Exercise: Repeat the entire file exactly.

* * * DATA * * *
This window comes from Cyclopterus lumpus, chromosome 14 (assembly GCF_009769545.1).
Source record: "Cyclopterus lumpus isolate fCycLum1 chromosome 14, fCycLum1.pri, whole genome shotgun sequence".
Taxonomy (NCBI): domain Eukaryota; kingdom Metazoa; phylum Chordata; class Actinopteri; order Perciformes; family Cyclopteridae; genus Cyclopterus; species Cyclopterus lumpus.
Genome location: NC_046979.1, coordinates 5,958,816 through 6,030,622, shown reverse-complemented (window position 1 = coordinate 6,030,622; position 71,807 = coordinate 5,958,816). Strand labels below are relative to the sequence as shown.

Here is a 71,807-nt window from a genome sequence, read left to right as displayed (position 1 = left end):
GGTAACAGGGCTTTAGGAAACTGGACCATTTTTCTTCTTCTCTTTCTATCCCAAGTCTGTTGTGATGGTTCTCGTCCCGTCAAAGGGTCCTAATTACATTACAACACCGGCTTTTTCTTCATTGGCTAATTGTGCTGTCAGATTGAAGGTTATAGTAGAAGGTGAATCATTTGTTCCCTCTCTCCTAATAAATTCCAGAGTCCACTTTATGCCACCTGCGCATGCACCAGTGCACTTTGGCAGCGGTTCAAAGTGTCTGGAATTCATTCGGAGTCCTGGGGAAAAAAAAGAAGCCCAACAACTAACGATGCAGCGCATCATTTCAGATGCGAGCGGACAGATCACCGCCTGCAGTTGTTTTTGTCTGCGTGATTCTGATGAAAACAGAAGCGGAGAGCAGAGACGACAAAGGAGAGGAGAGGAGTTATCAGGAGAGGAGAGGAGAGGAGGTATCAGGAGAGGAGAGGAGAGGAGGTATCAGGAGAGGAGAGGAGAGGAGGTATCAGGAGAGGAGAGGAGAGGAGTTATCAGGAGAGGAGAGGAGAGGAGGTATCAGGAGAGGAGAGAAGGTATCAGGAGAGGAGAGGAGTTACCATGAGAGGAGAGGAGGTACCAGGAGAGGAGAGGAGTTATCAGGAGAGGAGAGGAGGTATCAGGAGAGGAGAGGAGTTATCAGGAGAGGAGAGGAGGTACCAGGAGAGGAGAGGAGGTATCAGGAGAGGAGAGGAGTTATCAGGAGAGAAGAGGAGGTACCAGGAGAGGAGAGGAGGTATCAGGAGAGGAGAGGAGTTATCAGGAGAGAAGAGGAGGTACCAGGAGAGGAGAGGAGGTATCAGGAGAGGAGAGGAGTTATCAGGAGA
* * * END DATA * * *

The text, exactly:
This window comes from Cyclopterus lumpus, chromosome 14 (assembly GCF_009769545.1).
Source record: "Cyclopterus lumpus isolate fCycLum1 chromosome 14, fCycLum1.pri, whole genome shotgun sequence".
Taxonomy (NCBI): domain Eukaryota; kingdom Metazoa; phylum Chordata; class Actinopteri; order Perciformes; family Cyclopteridae; genus Cyclopterus; species Cyclopterus lumpus.
Genome location: NC_046979.1, coordinates 5,958,816 through 6,030,622, shown reverse-complemented (window position 1 = coordinate 6,030,622; position 71,807 = coordinate 5,958,816). Strand labels below are relative to the sequence as shown.

Here is a 71,807-nt window from a genome sequence, read left to right as displayed (position 1 = left end):
GGTAACAGGGCTTTAGGAAACTGGACCATTTTTCTTCTTCTCTTTCTATCCCAAGTCTGTTGTGATGGTTCTCGTCCCGTCAAAGGGTCCTAATTACATTACAACACCGGCTTTTTCTTCATTGGCTAATTGTGCTGTCAGATTGAAGGTTATAGTAGAAGGTGAATCATTTGTTCCCTCTCTCCTAATAAATTCCAGAGTCCACTTTATGCCACCTGCGCATGCACCAGTGCACTTTGGCAGCGGTTCAAAGTGTCTGGAATTCATTCGGAGTCCTGGGGAAAAAAAAGAAGCCCAACAACTAACGATGCAGCGCATCATTTCAGATGCGAGCGGACAGATCACCGCCTGCAGTTGTTTTTGTCTGCGTGATTCTGATGAAAACAGAAGCGGAGAGCAGAGACGACAAAGGAGAGGAGAGGAGTTATCAGGAGAGGAGAGGAGAGGAGGTATCAGGAGAGGAGAGGAGAGGAGGTATCAGGAGAGGAGAGGAGAGGAGGTATCAGGAGAGGAGAGGAGAGGAGTTATCAGGAGAGGAGAGGAGAGGAGGTATCAGGAGAGGAGAGAAGGTATCAGGAGAGGAGAGGAGTTACCATGAGAGGAGAGGAGGTACCAGGAGAGGAGAGGAGTTATCAGGAGAGGAGAGGAGGTATCAGGAGAGGAGAGGAGTTATCAGGAGAGGAGAGGAGGTACCAGGAGAGGAGAGGAGGTATCAGGAGAGGAGAGGAGTTATCAGGAGAGAAGAGGAGGTACCAGGAGAGGAGAGGAGGTATCAGGAGAGGAGAGGAGTTATCAGGAGAGAAGAGGAGGTACCAGGAGAGGAGAGGAGGTATCAGGAGAGGAGAGGAGTTATCAGGAGA